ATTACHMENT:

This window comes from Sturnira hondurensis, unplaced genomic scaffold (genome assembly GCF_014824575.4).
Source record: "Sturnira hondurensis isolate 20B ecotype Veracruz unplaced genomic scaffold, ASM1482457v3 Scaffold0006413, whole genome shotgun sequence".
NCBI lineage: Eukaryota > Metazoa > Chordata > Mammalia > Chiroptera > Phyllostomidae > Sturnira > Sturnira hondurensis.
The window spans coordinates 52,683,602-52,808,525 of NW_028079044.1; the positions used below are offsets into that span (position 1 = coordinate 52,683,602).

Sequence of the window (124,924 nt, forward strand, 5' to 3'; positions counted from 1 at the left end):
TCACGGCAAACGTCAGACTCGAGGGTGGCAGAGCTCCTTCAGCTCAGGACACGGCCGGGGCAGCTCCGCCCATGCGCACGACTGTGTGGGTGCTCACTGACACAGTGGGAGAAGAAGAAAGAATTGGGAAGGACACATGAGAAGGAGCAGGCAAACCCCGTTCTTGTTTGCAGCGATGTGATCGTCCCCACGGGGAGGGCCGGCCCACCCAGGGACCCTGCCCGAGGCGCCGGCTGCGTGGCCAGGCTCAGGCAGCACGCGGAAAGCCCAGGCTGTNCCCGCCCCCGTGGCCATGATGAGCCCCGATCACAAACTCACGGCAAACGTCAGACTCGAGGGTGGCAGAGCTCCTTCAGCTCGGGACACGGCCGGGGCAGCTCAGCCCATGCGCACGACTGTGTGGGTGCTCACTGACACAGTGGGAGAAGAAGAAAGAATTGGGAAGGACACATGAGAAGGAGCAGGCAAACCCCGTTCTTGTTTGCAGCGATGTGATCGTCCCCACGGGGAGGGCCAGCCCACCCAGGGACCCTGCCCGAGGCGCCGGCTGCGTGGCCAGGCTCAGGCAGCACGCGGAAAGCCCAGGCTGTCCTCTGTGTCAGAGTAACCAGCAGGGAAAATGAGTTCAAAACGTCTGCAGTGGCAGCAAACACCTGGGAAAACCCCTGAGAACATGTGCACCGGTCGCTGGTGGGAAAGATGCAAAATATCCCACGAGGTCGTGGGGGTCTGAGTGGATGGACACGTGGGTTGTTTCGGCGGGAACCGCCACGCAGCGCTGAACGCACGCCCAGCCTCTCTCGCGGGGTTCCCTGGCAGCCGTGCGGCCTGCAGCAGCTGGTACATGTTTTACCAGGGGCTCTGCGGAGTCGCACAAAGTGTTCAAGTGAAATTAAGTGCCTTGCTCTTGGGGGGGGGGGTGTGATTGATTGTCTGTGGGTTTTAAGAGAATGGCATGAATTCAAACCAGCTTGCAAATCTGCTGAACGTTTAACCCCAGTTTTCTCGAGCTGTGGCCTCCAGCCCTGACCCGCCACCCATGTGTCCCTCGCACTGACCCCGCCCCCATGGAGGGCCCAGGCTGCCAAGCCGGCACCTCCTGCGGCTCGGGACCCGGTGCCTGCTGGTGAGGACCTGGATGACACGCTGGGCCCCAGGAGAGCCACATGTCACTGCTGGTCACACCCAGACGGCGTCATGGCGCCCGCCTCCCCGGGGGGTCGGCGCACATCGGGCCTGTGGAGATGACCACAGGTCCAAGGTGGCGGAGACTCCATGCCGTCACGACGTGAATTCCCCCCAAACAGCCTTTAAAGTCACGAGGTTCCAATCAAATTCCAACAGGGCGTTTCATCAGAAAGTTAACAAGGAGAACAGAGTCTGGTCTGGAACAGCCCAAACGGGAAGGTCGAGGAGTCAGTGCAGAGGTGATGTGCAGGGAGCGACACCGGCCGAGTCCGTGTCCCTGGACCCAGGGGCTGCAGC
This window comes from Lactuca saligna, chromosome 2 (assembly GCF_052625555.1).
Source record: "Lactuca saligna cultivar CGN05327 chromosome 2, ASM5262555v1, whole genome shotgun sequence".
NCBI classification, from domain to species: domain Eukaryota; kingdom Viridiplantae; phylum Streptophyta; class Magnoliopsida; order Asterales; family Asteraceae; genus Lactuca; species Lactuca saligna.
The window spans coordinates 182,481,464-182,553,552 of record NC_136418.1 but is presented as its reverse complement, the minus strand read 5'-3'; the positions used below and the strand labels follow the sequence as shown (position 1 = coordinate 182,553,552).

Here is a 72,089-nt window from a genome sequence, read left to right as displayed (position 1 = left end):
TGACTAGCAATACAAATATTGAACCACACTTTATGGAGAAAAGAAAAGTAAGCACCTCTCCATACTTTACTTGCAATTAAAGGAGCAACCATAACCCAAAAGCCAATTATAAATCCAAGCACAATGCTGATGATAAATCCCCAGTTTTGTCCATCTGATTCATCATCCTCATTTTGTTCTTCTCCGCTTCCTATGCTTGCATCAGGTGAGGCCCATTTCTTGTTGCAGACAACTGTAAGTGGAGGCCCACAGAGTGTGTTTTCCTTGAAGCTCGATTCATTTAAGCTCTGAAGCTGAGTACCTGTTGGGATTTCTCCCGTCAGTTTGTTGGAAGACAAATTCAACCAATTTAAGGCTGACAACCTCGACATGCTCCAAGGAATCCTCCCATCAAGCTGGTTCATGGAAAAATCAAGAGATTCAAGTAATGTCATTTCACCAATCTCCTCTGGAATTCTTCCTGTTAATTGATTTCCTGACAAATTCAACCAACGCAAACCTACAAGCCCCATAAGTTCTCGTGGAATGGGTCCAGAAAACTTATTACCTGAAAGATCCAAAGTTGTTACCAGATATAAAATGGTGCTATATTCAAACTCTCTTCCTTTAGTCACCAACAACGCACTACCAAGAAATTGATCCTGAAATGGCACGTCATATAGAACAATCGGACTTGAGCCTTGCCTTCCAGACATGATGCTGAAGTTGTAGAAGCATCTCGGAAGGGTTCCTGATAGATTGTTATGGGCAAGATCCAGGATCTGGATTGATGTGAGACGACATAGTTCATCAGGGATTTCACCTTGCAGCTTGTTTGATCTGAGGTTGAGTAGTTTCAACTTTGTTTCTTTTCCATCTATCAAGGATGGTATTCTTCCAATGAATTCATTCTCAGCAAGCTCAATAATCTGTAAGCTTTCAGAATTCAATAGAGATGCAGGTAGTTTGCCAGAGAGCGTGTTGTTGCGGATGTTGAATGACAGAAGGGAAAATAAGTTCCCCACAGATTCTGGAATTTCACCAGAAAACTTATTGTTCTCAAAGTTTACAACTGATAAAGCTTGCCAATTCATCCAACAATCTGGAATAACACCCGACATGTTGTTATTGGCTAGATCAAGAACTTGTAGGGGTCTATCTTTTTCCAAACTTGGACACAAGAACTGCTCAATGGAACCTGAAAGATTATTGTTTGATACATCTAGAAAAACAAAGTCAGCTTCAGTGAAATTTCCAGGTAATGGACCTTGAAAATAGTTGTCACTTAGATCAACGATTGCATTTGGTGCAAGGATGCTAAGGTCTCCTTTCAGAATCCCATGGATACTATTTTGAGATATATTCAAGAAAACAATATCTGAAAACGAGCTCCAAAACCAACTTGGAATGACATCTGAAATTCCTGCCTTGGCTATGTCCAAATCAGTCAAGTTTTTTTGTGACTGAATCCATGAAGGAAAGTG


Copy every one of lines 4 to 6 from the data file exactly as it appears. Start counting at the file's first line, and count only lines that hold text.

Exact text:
The window spans coordinates 52,683,602-52,808,525 of NW_028079044.1; the positions used below are offsets into that span (position 1 = coordinate 52,683,602).

Sequence of the window (124,924 nt, forward strand, 5' to 3'; positions counted from 1 at the left end):
TCACGGCAAACGTCAGACTCGAGGGTGGCAGAGCTCCTTCAGCTCAGGACACGGCCGGGGCAGCTCCGCCCATGCGCACGACTGTGTGGGTGCTCACTGACACAGTGGGAGAAGAAGAAAGAATTGGGAAGGACACATGAGAAGGAGCAGGCAAACCCCGTTCTTGTTTGCAGCGATGTGATCGTCCCCACGGGGAGGGCCGGCCCACCCAGGGACCCTGCCCGAGGCGCCGGCTGCGTGGCCAGGCTCAGGCAGCACGCGGAAAGCCCAGGCTGTNCCCGCCCCCGTGGCCATGATGAGCCCCGATCACAAACTCACGGCAAACGTCAGACTCGAGGGTGGCAGAGCTCCTTCAGCTCGGGACACGGCCGGGGCAGCTCAGCCCATGCGCACGACTGTGTGGGTGCTCACTGACACAGTGGGAGAAGAAGAAAGAATTGGGAAGGACACATGAGAAGGAGCAGGCAAACCCCGTTCTTGTTTGCAGCGATGTGATCGTCCCCACGGGGAGGGCCAGCCCACCCAGGGACCCTGCCCGAGGCGCCGGCTGCGTGGCCAGGCTCAGGCAGCACGCGGAAAGCCCAGGCTGTCCTCTGTGTCAGAGTAACCAGCAGGGAAAATGAGTTCAAAACGTCTGCAGTGGCAGCAAACACCTGGGAAAACCCCTGAGAACATGTGCACCGGTCGCTGGTGGGAAAGATGCAAAATATCCCACGAGGTCGTGGGGGTCTGAGTGGATGGACACGTGGGTTGTTTCGGCGGGAACCGCCACGCAGCGCTGAACGCACGCCCAGCCTCTCTCGCGGGGTTCCCTGGCAGCCGTGCGGCCTGCAGCAGCTGGTACATGTTTTACCAGGGGCTCTGCGGAGTCGCACAAAGTGTTCAAGTGAAATTAAGTGCCTTGCTCTTGGGGGGGGGGGTGTGATTGATTGTCTGTGGGTTTTAAGAGAATGGCATGAATTCAAACCAGCTTGCAAATCTGCTGAACGTTTAACCCCAGTTTTCTCGAGCTGTGGCCTCCAGCCCTGACCCGCCACCCATGTGTCCCTCGCACTGACCCCGCCCCCATGGAGGGCCCAGGCTGCCAAGCCGGCACCTCCTGCGGCTCGGGACCCGGTGCCTGCTGGTGAGGACCTGGATGACACGCTGGGCCCCAGGAGAGCCACATGTCACTGCTGGTCACACCCAGACGGCGTCATGGCGCCCGCCTCCCCGGGGGGTCGGCGCACATCGGGCCTGTGGAGATGACCACAGGTCCAAGGTGGCGGAGACTCCATGCCGTCACGACGTGAATTCCCCCCAAACAGCCTTTAAAGTCACGAGGTTCCAATCAAATTCCAACAGGGCGTTTCATCAGAAAGTTAACAAGGAGAACAGAGTCTGGTCTGGAACAGCCCAAACGGGAAGGTCGAGGAGTCAGTGCAGAGGTGATGTGCAGGGAGCGACACCGGCCGAGTCCGTGTCCCTGGACCCAGGGGCTGCAGC